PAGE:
Saturday, 28 May 2016

Meet Britain's Hidden Community of 'Human Puppies'

Spot, aka Tom, and his ex-fiancee Rachael in "Secret Life of the Human Pups," a new documentary on Channel 4.
© Channel 4 Spot, aka Tom, and his ex-fiancee Rachael in "Secret Life of the Human Pups," a new documentary on Channel 4.


In 2014, Channel 4 aired a one-off documentary Secrets of the Living Dolls, exploring a burgeoning community of “female maskers”—men who find enjoyment in donning doll-like latex costumes. There are even conventions to unite maskers from around the world.

Now the U.K. channel is going to the dogs with its latest bizarre documentary, Secret Life of the Human Pups, which, as you might expect, follows a community of men who are not content with just owning a canine, but want to be one.
Man’s best friend is the most popular pet in the U.K. with animal charity the RSPCAcounting 8.5 million pet dogs across the country in 2015.
However, that figure doesn’t include the 10,000 people Brits who have taken cosplaying to a new level. According to Channel 4, these “grown men covet doggy treats, belly rubs and squeaky toys.”
The idea for Human Pups, which airs Wednesday at 10pm, came to director Guy Simmonds after he “stumbled across some pictures [of human dogs] on the internet,” he tellsNewsweek . “I’d never seen anything like that before. On the surface you’d think it was a few people dressing up as dogs behind closed doors. But the more we researched it, the more surprised I was to learn how large the community was in the U.K. They’ve got their own social networking sites, events and competitions.”
What motivates this hidden society to dress up as dogs? Simmonds says he came across a “broad church of people from all walks of life” who turned to “puppy play” for different reasons. “We’ve come across librarians, security guards, even CEOs of huge corporations who wanted to remain anonymous. There are gay, straight, transsexual, aesexual pups.”
In the documentary, one pup viewers meet is Chip, 42. “Life is getting more hectic nowadays, so much pressure on work and life,” he says. “Some people drink, there’s drugs… You’ve got to be civilized in our society. When you’re in puppy mode, all that goes away. We don’t care about money; we don’t care about what job you’ve got, or the bigger car.”
Puppy play as a form of escape from the pressures of everyday life is also true of Tom, a 32-year-old sound and lighting technician. He was named Mr. Puppy U.K. 2015—a Crufts-like competition that sees human pups show off their talents—as dalmatian Spot.
Tom has dressed as a human dog for 10 years and spent over £4,000 on custom-made costumes for his alter-ego. He even sleeps in a dog cage and, like a real dog, lives with a “handler”—a human who takes responsibility for the pet—named Colin.
“I do theater work, I hide in the dark, I do the sound and the lights,” says Tom. “I don’t want to be seen at work. I don’t want to be in the public eye. But in my pup life, I want to be the center of attention.”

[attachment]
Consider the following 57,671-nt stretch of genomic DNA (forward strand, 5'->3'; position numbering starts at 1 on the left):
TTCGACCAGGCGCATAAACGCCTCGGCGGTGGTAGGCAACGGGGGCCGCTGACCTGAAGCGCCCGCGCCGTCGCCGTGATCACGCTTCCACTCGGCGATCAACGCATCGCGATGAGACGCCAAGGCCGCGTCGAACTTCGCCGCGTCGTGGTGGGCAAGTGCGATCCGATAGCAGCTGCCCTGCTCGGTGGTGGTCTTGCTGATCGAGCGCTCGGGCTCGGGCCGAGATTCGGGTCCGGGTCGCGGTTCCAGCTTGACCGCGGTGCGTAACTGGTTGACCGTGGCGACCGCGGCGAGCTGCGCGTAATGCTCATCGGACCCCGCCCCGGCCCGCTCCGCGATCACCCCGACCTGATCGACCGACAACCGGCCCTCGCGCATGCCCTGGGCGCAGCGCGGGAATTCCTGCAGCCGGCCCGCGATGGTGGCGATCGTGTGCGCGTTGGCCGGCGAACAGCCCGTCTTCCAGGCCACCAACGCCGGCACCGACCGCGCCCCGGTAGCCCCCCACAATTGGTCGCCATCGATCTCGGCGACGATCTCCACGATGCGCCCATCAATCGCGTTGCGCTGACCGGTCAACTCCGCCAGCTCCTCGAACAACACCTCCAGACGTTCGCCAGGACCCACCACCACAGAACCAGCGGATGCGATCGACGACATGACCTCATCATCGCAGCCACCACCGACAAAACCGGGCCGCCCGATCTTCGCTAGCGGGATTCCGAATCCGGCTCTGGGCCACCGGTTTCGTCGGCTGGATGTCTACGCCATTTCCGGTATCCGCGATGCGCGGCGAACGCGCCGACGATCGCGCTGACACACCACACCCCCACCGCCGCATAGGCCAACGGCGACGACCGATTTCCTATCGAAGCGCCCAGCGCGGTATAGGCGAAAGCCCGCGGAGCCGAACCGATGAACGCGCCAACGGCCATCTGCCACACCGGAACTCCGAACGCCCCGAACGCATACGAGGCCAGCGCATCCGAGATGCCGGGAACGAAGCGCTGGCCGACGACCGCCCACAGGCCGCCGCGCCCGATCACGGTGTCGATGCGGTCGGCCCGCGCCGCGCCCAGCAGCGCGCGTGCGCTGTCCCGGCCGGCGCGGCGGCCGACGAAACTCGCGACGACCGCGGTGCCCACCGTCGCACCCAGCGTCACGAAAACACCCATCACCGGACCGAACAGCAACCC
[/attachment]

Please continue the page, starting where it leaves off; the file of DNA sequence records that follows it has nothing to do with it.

For other people, role-playing as a human dog can be a means of distraction from medical conditions, including social anxiety, or deep-rooted childhood issues, such as bullying or the separation of parents.
“We filmed with some people that had been bullied in childhood and therefore had body confidence issues or struggled to meet new people as a result,” says Simmonds. “Because it’s a very accepting community, it’s a way for people to meet likeminded people. It’s not a judgmental community; it takes in everyone.”
London-based psychotherapist Wendy Bristow says it is not uncommon for those who have experienced childhood trauma, for example, to seek comfort in forms of escapism in later life. She points to cases of paraphilic infantilism, or “child’s play,” in which adults seek comfort by regressing back to being a baby. Both babies and pets are considered vulnerable and require nurturing, something role-players with troubled pasts may find soothing.
“The technical term is displacement. They’re doing an activity that gets them comfort, but they’re not expected to relate back apart from being grateful,” Bristow explained.
“I’ve not heard of this manifestation before, but people often try to get comfort in all manner of ways. This is a very specific form where, if they’re dressing up as dogs and being petted, it is interesting psychology: pets don’t communicate, they’re not expected to speak…on the whole animals don’t get judged for the way they behave [like humans]. They’re being played with, petted—these are all ways of being comforted.”
Puppy play is just one form of a larger phenomenon known as “pet play,” which is commonly associated with sexual acts like bondage, dominance and submission, and sadomasochism. However, pet play and BDSM are not mutually exclusive. Many subjects in the documentary, like Tom and his handler Colin, have a purely platonic relationship.
“It isn’t usually used for arousal purposes although some do use it that way,” explains one blog, A Submissive’s Initiative. “It usually is just used as a way to escape from regular life responsibilities. If you are a cute, snuggly kitty, you don’t have to pay the bills or clean the sink–you can just relax and focus on being a little mindless pet.”
“It can seem sexual initially,” says Simmonds. “There is an element of that—[puppy play] was born out of the BDSM [and] kink scene in the 1980s. There is a movement now where it’s escapist, roleplaying, and almost a lark…for them it’s about being more primal and escaping the stresses of a more hectic world. Putting a mask on and becoming someone else, it appeals to some people. And it’s a welcoming, accepting community.”